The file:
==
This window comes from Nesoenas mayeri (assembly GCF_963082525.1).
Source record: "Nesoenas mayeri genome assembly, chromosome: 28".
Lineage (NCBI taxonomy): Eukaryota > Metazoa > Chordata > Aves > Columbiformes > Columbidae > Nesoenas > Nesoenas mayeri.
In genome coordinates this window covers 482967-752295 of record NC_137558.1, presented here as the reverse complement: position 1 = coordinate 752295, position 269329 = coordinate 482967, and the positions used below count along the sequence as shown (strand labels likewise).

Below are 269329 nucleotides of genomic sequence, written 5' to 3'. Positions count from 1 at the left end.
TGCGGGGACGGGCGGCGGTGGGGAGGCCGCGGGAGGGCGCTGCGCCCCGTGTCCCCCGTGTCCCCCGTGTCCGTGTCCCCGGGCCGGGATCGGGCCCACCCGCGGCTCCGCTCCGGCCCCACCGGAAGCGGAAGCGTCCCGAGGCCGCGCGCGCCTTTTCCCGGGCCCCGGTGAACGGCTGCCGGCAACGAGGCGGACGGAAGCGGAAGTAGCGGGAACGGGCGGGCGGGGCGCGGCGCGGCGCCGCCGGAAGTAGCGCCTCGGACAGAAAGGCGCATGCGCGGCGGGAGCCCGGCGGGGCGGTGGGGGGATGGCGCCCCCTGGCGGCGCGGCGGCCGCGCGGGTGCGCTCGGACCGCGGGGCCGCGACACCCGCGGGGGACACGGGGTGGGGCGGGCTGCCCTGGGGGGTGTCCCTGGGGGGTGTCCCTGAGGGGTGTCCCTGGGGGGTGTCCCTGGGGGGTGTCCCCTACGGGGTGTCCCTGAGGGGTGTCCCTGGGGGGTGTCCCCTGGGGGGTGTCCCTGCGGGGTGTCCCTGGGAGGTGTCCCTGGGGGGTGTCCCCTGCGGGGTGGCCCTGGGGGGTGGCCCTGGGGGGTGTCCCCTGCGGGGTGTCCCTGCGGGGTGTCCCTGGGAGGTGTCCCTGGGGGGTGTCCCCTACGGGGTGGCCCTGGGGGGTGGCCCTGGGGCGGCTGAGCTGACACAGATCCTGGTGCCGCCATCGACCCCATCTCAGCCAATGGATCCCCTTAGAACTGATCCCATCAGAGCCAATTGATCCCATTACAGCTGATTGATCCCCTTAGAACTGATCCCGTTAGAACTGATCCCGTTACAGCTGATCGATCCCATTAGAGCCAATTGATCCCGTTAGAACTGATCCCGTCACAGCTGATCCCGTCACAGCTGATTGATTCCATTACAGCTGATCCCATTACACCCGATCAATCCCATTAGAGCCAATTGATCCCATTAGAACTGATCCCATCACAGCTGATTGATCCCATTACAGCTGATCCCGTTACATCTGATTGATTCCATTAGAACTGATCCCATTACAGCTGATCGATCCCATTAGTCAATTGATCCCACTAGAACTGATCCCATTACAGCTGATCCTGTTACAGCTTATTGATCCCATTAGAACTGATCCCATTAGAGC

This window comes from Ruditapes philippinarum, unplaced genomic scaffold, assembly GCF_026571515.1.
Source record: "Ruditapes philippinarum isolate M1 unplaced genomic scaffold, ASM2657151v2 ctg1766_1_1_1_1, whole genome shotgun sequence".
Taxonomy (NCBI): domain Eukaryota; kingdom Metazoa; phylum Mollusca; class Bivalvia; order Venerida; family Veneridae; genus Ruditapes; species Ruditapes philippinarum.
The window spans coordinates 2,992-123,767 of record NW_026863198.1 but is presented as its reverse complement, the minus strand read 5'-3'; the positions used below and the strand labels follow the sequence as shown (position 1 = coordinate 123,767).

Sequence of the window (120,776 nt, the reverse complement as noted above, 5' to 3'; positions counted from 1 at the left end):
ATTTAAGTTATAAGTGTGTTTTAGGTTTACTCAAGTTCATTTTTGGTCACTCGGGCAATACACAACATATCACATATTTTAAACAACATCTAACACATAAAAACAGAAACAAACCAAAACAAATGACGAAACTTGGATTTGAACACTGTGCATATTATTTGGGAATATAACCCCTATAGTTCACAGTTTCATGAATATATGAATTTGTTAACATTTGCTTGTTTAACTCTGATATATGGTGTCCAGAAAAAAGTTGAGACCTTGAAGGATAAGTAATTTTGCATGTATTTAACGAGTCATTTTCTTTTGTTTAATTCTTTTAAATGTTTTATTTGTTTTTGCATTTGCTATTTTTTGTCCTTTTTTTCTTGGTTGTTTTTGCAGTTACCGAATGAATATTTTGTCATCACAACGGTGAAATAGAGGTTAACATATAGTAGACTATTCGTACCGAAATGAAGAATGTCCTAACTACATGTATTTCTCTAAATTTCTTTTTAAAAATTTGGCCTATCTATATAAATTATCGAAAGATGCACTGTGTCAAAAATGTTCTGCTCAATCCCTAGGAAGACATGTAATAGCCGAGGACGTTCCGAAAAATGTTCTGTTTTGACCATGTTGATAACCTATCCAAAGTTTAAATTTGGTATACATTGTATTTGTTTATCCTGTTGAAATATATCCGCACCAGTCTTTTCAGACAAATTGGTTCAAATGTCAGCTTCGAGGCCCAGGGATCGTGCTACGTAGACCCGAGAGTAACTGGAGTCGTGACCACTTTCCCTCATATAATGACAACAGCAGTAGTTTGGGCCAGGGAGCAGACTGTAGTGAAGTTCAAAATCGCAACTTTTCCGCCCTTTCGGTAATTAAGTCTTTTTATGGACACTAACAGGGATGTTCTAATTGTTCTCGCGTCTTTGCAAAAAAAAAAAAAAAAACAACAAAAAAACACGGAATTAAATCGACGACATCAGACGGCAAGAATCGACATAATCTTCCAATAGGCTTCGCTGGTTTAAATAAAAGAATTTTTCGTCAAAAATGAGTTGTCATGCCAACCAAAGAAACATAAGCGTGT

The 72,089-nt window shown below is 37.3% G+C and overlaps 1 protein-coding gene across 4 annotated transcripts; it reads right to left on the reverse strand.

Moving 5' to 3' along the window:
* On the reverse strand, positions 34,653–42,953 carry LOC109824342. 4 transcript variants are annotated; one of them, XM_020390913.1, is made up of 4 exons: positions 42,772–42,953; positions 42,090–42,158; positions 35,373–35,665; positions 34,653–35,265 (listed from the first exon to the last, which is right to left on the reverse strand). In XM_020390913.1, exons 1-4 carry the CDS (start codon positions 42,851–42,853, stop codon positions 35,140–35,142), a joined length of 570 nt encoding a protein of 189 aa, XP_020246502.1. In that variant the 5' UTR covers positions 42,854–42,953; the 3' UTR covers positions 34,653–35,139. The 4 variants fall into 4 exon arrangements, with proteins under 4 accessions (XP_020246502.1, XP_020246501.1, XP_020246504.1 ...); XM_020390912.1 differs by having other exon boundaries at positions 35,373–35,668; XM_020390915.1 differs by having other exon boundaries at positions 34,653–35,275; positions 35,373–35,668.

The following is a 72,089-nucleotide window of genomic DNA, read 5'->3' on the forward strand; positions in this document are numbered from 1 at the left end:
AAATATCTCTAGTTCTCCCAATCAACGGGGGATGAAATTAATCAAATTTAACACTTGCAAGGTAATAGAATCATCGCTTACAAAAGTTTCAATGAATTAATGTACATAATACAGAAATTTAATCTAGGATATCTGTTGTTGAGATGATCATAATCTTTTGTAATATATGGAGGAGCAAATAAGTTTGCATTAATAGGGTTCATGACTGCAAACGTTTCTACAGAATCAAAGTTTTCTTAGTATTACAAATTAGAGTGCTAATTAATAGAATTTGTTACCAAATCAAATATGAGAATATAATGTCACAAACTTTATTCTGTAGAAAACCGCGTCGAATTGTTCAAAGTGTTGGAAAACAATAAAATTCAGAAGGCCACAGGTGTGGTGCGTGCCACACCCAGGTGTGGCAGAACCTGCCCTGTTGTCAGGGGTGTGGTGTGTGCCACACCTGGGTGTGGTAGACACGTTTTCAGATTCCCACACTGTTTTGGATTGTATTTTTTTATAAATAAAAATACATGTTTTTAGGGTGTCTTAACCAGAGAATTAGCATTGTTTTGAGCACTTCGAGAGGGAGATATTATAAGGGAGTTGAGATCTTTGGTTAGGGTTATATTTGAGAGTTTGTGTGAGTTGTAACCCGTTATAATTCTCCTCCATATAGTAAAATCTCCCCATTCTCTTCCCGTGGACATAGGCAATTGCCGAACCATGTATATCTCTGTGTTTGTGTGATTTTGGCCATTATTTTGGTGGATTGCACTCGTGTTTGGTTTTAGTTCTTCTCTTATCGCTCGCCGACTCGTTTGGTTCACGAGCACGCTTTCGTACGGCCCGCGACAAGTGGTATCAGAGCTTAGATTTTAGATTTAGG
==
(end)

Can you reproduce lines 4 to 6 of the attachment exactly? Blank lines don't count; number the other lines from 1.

In genome coordinates this window covers 482967-752295 of record NC_137558.1, presented here as the reverse complement: position 1 = coordinate 752295, position 269329 = coordinate 482967, and the positions used below count along the sequence as shown (strand labels likewise).

Below are 269329 nucleotides of genomic sequence, written 5' to 3'. Positions count from 1 at the left end.
TGCGGGGACGGGCGGCGGTGGGGAGGCCGCGGGAGGGCGCTGCGCCCCGTGTCCCCCGTGTCCCCCGTGTCCGTGTCCCCGGGCCGGGATCGGGCCCACCCGCGGCTCCGCTCCGGCCCCACCGGAAGCGGAAGCGTCCCGAGGCCGCGCGCGCCTTTTCCCGGGCCCCGGTGAACGGCTGCCGGCAACGAGGCGGACGGAAGCGGAAGTAGCGGGAACGGGCGGGCGGGGCGCGGCGCGGCGCCGCCGGAAGTAGCGCCTCGGACAGAAAGGCGCATGCGCGGCGGGAGCCCGGCGGGGCGGTGGGGGGATGGCGCCCCCTGGCGGCGCGGCGGCCGCGCGGGTGCGCTCGGACCGCGGGGCCGCGACACCCGCGGGGGACACGGGGTGGGGCGGGCTGCCCTGGGGGGTGTCCCTGGGGGGTGTCCCTGAGGGGTGTCCCTGGGGGGTGTCCCTGGGGGGTGTCCCCTACGGGGTGTCCCTGAGGGGTGTCCCTGGGGGGTGTCCCCTGGGGGGTGTCCCTGCGGGGTGTCCCTGGGAGGTGTCCCTGGGGGGTGTCCCCTGCGGGGTGGCCCTGGGGGGTGGCCCTGGGGGGTGTCCCCTGCGGGGTGTCCCTGCGGGGTGTCCCTGGGAGGTGTCCCTGGGGGGTGTCCCCTACGGGGTGGCCCTGGGGGGTGGCCCTGGGGCGGCTGAGCTGACACAGATCCTGGTGCCGCCATCGACCCCATCTCAGCCAATGGATCCCCTTAGAACTGATCCCATCAGAGCCAATTGATCCCATTACAGCTGATTGATCCCCTTAGAACTGATCCCGTTAGAACTGATCCCGTTACAGCTGATCGATCCCATTAGAGCCAATTGATCCCGTTAGAACTGATCCCGTCACAGCTGATCCCGTCACAGCTGATTGATTCCATTACAGCTGATCCCATTACACCCGATCAATCCCATTAGAGCCAATTGATCCCATTAGAACTGATCCCATCACAGCTGATTGATCCCATTACAGCTGATCCCGTTACATCTGATTGATTCCATTAGAACTGATCCCATTACAGCTGATCGATCCCATTAGTCAATTGATCCCACTAGAACTGATCCCATTACAGCTGATCCTGTTACAGCTTATTGATCCCATTAGAACTGATCCCATTAGAGC